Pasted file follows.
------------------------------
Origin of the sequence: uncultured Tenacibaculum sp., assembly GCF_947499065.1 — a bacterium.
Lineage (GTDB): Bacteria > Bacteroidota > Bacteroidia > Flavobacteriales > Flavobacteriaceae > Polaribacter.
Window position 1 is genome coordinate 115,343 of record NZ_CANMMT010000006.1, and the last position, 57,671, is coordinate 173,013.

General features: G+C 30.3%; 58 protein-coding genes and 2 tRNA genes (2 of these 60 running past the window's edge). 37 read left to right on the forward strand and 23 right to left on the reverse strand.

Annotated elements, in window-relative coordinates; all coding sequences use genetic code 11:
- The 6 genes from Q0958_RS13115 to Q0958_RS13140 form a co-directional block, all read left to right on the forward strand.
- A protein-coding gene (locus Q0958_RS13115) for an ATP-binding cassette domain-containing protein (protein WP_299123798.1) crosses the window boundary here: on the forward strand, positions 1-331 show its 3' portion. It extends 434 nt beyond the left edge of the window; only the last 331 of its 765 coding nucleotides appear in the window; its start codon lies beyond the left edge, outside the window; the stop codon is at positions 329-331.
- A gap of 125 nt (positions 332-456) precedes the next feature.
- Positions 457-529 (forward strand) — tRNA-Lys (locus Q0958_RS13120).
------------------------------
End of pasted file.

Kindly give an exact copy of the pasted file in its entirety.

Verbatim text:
Origin of the sequence: uncultured Tenacibaculum sp., assembly GCF_947499065.1 — a bacterium.
Lineage (GTDB): Bacteria > Bacteroidota > Bacteroidia > Flavobacteriales > Flavobacteriaceae > Polaribacter.
Window position 1 is genome coordinate 115,343 of record NZ_CANMMT010000006.1, and the last position, 57,671, is coordinate 173,013.

General features: G+C 30.3%; 58 protein-coding genes and 2 tRNA genes (2 of these 60 running past the window's edge). 37 read left to right on the forward strand and 23 right to left on the reverse strand.

Annotated elements, in window-relative coordinates; all coding sequences use genetic code 11:
- The 6 genes from Q0958_RS13115 to Q0958_RS13140 form a co-directional block, all read left to right on the forward strand.
- A protein-coding gene (locus Q0958_RS13115) for an ATP-binding cassette domain-containing protein (protein WP_299123798.1) crosses the window boundary here: on the forward strand, positions 1-331 show its 3' portion. It extends 434 nt beyond the left edge of the window; only the last 331 of its 765 coding nucleotides appear in the window; its start codon lies beyond the left edge, outside the window; the stop codon is at positions 329-331.
- A gap of 125 nt (positions 332-456) precedes the next feature.
- Positions 457-529 (forward strand) — tRNA-Lys (locus Q0958_RS13120).